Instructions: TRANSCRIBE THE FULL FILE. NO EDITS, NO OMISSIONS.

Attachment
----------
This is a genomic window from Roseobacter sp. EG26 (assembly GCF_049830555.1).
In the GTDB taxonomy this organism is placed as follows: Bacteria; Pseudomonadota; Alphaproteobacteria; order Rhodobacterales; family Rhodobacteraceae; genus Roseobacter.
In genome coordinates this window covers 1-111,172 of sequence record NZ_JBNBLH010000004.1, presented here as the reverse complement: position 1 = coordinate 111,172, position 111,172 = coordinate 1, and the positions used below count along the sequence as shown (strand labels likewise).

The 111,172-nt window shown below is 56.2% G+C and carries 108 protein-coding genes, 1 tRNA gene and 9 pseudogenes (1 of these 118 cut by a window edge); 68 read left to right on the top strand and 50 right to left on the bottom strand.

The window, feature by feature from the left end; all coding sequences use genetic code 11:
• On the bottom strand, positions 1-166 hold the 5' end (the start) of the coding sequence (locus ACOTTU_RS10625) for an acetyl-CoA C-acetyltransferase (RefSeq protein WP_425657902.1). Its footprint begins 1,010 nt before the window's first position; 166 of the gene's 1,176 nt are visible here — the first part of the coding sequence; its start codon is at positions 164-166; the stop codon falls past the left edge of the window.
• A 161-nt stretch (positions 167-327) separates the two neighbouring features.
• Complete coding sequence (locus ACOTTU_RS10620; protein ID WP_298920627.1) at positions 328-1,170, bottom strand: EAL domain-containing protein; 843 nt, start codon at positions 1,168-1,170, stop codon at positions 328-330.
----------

This is a genomic window from Roseobacter sp. EG26 (assembly GCF_049830555.1).
In the GTDB taxonomy this organism is placed as follows: Bacteria; Pseudomonadota; Alphaproteobacteria; order Rhodobacterales; family Rhodobacteraceae; genus Roseobacter.
In genome coordinates this window covers 1-111,172 of sequence record NZ_JBNBLH010000004.1, presented here as the reverse complement: position 1 = coordinate 111,172, position 111,172 = coordinate 1, and the positions used below count along the sequence as shown (strand labels likewise).

The 111,172-nt window shown below is 56.2% G+C and carries 108 protein-coding genes, 1 tRNA gene and 9 pseudogenes (1 of these 118 cut by a window edge); 68 read left to right on the top strand and 50 right to left on the bottom strand.

The window, feature by feature from the left end; all coding sequences use genetic code 11:
• On the bottom strand, positions 1-166 hold the 5' end (the start) of the coding sequence (locus ACOTTU_RS10625) for an acetyl-CoA C-acetyltransferase (RefSeq protein WP_425657902.1). Its footprint begins 1,010 nt before the window's first position; 166 of the gene's 1,176 nt are visible here — the first part of the coding sequence; its start codon is at positions 164-166; the stop codon falls past the left edge of the window.
• A 161-nt stretch (positions 167-327) separates the two neighbouring features.
• Complete coding sequence (locus ACOTTU_RS10620; protein ID WP_298920627.1) at positions 328-1,170, bottom strand: EAL domain-containing protein; 843 nt, start codon at positions 1,168-1,170, stop codon at positions 328-330.